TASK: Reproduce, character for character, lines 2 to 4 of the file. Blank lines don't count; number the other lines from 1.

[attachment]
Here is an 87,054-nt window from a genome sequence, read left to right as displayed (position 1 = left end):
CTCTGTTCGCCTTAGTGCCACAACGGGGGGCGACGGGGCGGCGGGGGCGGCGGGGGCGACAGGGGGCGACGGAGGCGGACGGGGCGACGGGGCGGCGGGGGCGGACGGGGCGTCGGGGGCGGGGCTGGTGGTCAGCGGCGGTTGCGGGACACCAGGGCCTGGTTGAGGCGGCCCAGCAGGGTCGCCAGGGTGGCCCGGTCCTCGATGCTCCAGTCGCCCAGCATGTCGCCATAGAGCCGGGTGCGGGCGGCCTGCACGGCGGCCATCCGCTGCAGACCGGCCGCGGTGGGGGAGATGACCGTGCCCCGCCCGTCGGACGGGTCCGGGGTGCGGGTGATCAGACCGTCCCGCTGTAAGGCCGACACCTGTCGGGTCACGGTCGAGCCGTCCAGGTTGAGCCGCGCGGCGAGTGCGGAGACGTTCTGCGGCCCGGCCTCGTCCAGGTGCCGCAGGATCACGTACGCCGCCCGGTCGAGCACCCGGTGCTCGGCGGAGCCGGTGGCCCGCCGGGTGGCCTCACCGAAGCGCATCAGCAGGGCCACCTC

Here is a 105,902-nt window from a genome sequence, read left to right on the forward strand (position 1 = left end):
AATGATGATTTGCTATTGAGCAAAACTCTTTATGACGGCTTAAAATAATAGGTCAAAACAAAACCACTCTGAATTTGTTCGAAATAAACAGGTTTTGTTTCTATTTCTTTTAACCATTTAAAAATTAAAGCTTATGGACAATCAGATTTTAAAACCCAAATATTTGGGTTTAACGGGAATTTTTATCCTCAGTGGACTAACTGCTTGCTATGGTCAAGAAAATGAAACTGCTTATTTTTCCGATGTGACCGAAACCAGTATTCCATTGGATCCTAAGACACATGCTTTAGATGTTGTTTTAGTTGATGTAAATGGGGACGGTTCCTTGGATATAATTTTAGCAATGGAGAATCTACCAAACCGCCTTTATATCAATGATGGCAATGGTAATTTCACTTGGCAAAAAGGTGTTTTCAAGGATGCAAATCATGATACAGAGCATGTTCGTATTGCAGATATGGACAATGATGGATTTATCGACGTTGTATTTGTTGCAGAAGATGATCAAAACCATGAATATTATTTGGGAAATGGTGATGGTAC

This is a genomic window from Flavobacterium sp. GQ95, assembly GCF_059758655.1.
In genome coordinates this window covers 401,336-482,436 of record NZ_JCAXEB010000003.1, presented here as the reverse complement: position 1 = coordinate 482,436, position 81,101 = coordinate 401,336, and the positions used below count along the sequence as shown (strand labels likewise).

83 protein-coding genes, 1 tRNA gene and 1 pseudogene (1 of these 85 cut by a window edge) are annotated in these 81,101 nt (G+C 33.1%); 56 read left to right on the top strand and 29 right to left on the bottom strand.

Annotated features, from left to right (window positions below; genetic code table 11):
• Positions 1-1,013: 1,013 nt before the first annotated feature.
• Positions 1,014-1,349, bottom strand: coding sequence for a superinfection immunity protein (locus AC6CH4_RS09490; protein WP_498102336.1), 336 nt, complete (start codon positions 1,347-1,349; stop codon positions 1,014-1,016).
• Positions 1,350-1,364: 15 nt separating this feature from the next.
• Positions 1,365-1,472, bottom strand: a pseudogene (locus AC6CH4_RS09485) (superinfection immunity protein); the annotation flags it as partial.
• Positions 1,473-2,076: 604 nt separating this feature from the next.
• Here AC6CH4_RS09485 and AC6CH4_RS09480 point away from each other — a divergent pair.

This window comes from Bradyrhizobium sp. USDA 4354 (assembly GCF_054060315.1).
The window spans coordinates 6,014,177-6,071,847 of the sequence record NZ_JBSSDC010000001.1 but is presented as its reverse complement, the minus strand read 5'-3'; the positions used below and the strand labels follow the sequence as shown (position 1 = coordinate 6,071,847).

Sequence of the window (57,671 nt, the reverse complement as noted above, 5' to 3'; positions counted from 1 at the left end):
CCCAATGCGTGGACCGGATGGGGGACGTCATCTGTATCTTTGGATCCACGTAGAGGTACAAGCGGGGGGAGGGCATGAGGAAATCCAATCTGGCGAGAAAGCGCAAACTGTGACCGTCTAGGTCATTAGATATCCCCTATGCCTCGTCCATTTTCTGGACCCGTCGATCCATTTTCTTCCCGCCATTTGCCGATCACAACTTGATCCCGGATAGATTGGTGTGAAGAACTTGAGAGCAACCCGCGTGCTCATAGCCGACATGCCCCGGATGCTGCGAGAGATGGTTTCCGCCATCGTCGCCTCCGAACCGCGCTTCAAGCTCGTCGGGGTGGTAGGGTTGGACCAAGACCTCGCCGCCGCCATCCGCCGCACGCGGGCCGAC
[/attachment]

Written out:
CTCTGTTCGCCTTAGTGCCACAACGGGGGGCGACGGGGCGGCGGGGGCGGCGGGGGCGACAGGGGGCGACGGAGGCGGACGGGGCGACGGGGCGGCGGGGGCGGACGGGGCGTCGGGGGCGGGGCTGGTGGTCAGCGGCGGTTGCGGGACACCAGGGCCTGGTTGAGGCGGCCCAGCAGGGTCGCCAGGGTGGCCCGGTCCTCGATGCTCCAGTCGCCCAGCATGTCGCCATAGAGCCGGGTGCGGGCGGCCTGCACGGCGGCCATCCGCTGCAGACCGGCCGCGGTGGGGGAGATGACCGTGCCCCGCCCGTCGGACGGGTCCGGGGTGCGGGTGATCAGACCGTCCCGCTGTAAGGCCGACACCTGTCGGGTCACGGTCGAGCCGTCCAGGTTGAGCCGCGCGGCGAGTGCGGAGACGTTCTGCGGCCCGGCCTCGTCCAGGTGCCGCAGGATCACGTACGCCGCCCGGTCGAGCACCCGGTGCTCGGCGGAGCCGGTGGCCCGCCGGGTGGCCTCACCGAAGCGCATCAGCAGGGCCACCTC

Here is a 105,902-nt window from a genome sequence, read left to right on the forward strand (position 1 = left end):
AATGATGATTTGCTATTGAGCAAAACTCTTTATGACGGCTTAAAATAATAGGTCAAAACAAAACCACTCTGAATTTGTTCGAAATAAACAGGTTTTGTTTCTATTTCTTTTAACCATTTAAAAATTAAAGCTTATGGACAATCAGATTTTAAAACCCAAATATTTGGGTTTAACGGGAATTTTTATCCTCAGTGGACTAACTGCTTGCTATGGTCAAGAAAATGAAACTGCTTATTTTTCCGATGTGACCGAAACCAGTATTCCATTGGATCCTAAGACACATGCTTTAGATGTTGTTTTAGTTGATGTAAATGGGGACGGTTCCTTGGATATAATTTTAGCAATGGAGAATCTACCAAACCGCCTTTATATCAATGATGGCAATGGTAATTTCACTTGGCAAAAAGGTGTTTTCAAGGATGCAAATCATGATACAGAGCATGTTCGTATTGCAGATATGGACAATGATGGATTTATCGACGTTGTATTTGTTGCAGAAGATGATCAAAACCATGAATATTATTTGGGAAATGGTGATGGTAC